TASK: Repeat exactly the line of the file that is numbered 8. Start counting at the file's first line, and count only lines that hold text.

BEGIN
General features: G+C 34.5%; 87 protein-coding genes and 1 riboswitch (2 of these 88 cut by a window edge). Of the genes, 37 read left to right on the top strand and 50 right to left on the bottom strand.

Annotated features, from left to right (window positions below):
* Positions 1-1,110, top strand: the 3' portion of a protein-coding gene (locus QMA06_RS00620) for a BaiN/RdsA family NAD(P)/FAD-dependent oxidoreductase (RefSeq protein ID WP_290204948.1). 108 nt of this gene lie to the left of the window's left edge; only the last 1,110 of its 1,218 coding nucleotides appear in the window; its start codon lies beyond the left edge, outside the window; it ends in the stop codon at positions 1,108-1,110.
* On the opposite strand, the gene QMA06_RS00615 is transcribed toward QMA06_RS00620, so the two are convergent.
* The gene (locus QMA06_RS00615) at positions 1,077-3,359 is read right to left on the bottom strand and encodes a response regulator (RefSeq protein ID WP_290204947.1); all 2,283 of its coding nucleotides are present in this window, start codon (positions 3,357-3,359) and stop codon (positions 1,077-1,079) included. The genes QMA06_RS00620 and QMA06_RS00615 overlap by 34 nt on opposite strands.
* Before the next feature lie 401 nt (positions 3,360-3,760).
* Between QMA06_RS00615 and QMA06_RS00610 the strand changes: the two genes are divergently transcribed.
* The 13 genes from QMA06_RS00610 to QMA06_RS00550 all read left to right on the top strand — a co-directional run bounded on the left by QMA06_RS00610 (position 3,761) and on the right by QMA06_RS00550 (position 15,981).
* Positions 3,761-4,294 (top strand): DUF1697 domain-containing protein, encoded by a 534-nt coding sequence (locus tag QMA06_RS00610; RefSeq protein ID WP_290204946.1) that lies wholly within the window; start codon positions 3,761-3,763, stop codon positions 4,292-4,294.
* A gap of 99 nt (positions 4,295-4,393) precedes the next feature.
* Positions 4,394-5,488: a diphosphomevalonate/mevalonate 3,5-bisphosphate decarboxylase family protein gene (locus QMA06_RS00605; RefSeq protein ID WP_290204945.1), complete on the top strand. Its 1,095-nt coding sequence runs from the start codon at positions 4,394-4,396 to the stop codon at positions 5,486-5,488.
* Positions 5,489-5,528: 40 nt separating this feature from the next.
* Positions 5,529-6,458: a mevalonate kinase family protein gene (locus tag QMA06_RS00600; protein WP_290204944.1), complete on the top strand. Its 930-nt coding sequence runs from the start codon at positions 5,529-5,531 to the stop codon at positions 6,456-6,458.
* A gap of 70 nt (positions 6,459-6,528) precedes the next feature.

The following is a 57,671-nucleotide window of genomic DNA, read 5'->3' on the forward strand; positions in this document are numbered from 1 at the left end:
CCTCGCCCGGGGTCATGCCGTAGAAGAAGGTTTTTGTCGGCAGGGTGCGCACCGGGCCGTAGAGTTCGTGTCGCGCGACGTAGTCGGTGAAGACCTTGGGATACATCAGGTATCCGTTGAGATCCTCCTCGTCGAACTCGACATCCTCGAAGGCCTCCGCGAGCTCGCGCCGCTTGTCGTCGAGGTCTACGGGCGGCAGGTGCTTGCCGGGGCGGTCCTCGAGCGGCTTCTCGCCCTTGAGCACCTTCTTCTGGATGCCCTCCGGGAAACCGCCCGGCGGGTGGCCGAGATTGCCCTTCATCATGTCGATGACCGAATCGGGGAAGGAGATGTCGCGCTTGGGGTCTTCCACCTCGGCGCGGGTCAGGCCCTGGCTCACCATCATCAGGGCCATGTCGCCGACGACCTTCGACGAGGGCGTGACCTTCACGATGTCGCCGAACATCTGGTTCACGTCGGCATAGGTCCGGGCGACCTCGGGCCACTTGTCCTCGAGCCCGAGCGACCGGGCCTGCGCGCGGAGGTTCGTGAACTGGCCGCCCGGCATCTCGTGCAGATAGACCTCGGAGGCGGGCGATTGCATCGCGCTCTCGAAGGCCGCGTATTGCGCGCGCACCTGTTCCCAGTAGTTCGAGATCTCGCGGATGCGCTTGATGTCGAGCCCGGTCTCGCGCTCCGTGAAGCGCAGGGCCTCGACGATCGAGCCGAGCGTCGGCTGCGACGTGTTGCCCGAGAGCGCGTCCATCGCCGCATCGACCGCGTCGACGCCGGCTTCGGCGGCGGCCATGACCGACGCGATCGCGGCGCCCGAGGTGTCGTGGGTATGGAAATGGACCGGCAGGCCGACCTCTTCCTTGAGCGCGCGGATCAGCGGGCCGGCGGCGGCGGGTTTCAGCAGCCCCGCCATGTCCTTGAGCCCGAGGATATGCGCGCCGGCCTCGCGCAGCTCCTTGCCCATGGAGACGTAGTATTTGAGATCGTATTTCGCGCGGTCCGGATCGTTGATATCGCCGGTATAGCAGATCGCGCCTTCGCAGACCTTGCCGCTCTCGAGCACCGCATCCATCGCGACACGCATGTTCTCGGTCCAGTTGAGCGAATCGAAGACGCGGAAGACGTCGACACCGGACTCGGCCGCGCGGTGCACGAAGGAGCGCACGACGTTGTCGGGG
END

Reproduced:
* The 13 genes from QMA06_RS00610 to QMA06_RS00550 all read left to right on the top strand — a co-directional run bounded on the left by QMA06_RS00610 (position 3,761) and on the right by QMA06_RS00550 (position 15,981).